With the approach of Christmas, al-Raqa Christians are celebrating with great sadness and mounting fear as they are forced to hold their rituals in secret for fear of reprisal from the "Islamic State of Iraq and the Levant" (ISIL).
Since February 2014, ISIL has imposed strict rules on Christians in al-Raqa restricting their religious freedoms.
It imposed a "jizya" tax (levied on non-Muslims) on them and made them hold their religious rituals, including celebrating their feast days, behind closed doors.
"What kind of Christmas is this that will pass without prayer? Prayer is in the heart, however, and this they cannot ban," said Jamil Mardam, a Christian and retired teacher from al-Raqa who still resides in the city.
Mardam, who asked to use a pseudonym out of fear for his safety, told Diyaruna, "The advent of Christmas brings anguish to the hearts of Christians in al-Raqa, who are trying to cope with the new situation."
"The pain we feel is caused by the fact that we cannot hold prayers in churches because ISIL has turned them into their headquarters and also prohibited prayer gatherings in homes," he said.
Al-Raqa was once home to some 300,000 people, and less than 1% were Christian. Many Christians fled the city after ISIL started attacking and burning churches.
Those who remain live in "real fear and exercise extreme caution as though they are being closely watched all the time, inside and outside their homes", Mardam said.
Banned from leaving
"In the past, Christmas and New Year celebrations were a source of joy in the city, as everyone used to decorate the streets and help decorate churches," al-Raqa resident and teacher Nasser al-Ali, who asked to use a pseudonym for fear for his safety, told Diyaruna.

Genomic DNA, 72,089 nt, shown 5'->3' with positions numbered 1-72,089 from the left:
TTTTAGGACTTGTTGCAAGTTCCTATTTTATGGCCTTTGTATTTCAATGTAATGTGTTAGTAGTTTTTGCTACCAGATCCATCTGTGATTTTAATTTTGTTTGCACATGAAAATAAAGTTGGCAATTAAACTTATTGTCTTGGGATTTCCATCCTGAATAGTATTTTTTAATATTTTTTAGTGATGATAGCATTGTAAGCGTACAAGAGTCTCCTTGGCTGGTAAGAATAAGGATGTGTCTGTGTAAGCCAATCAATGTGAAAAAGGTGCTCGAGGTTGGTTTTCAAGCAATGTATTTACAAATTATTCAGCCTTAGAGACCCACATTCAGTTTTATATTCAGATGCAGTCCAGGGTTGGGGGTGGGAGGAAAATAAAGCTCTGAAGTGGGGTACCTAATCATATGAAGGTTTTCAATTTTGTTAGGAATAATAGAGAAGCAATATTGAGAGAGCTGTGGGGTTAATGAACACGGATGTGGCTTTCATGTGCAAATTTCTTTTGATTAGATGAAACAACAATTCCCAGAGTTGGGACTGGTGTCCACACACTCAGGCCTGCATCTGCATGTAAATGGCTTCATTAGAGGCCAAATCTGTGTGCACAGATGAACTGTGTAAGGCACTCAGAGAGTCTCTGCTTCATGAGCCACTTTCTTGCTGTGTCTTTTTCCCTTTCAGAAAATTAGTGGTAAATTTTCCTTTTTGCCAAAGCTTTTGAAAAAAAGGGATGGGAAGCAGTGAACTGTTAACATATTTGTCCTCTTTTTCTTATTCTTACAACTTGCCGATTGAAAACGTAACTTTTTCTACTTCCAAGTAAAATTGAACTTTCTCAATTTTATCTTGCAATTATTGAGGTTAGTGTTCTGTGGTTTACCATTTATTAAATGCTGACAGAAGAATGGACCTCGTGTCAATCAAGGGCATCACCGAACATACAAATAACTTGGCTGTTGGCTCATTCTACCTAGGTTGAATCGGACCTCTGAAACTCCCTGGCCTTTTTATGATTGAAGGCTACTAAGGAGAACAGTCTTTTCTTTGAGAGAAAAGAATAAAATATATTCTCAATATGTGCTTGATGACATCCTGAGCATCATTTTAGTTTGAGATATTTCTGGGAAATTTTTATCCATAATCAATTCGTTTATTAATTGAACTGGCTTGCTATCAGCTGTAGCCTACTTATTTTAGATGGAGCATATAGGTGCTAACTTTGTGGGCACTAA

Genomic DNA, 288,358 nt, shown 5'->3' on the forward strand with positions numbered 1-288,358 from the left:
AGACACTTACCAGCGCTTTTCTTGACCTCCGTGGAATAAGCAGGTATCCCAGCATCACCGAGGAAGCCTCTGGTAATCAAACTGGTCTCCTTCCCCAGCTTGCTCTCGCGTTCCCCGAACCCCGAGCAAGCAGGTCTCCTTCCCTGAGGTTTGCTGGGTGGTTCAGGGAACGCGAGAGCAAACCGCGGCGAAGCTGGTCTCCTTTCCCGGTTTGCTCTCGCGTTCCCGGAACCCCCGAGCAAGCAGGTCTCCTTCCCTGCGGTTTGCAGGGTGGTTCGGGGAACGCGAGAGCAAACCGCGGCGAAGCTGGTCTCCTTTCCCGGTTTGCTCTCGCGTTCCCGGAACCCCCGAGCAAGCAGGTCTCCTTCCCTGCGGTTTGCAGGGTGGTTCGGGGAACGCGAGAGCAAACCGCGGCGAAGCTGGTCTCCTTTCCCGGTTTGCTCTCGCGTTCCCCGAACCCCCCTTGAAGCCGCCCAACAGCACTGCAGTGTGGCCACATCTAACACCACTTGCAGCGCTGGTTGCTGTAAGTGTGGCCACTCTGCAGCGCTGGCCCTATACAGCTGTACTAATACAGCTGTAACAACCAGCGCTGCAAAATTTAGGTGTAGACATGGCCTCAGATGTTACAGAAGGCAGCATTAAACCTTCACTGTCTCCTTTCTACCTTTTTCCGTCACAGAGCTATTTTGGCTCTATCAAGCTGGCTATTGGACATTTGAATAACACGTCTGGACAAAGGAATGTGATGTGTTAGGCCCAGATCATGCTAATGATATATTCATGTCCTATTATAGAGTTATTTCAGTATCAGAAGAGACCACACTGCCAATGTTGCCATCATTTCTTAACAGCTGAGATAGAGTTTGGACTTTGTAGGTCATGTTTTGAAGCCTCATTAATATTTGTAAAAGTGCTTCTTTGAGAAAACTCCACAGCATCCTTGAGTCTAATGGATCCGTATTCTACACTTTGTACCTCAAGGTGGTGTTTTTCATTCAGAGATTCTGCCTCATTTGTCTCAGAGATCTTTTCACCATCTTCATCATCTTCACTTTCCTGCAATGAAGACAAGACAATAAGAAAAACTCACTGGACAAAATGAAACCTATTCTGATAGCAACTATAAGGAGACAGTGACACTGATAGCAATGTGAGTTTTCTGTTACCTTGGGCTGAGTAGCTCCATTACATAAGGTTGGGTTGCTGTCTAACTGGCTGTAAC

"Now, however, churches do not even exist under ISIL's rule," he said.
Seven months ago, ISIL started enforcing a new ban prohibiting any Christian who remained in al-Raqa from leaving the city under no circumstances, al-Ali said.
"No Christian has been allowed to leave the city since then, no matter what guarantees he gave for his return," he said, adding that only some Muslim residents are permitted to leave the city, and even then, they had to return within a specified time period .
This tactic aims to pressure residents in general, and Christians in particular, to stay in the city and use them "as human shields" against possible future airstrikes against the group, he said.
ISIL also aims to use the Christian minority as a playing card in the event al-Raqa is besieged or after its liberation, to get its elements out of the city, he added.
Unity in the face of hardships
Many of al-Raqa's Christians, mainly Greek Orthodox, Roman Catholics and Armenians, live today below the poverty line, said resident Sami Mandour, a Christian, who asked to use a pseudonym for safety reasons.
"Those who remain are impoverished and they stayed in the city because they could not cover the cost of leaving," he told Diyaruna.
Some of the Christians left at the outbreak of the armed clashes last month , while others left when ISIL seized the city in 2014, and "those who remain now own nothing other than the home in which they live", he said.
"ISIL confiscated all their other property such as shops, agricultural lands, cars and farm tractors, and they now have no source of income other than the daily wage jobs that some work if available," he said.
A few well-off Christian and Muslim families who remained in the city are aiding the poor to help them withstand these tough circumstances, Mandour said.
"Friendships and the strong historical relationships with some of the Muslims in the city play an important role in supporting these poor families," he added.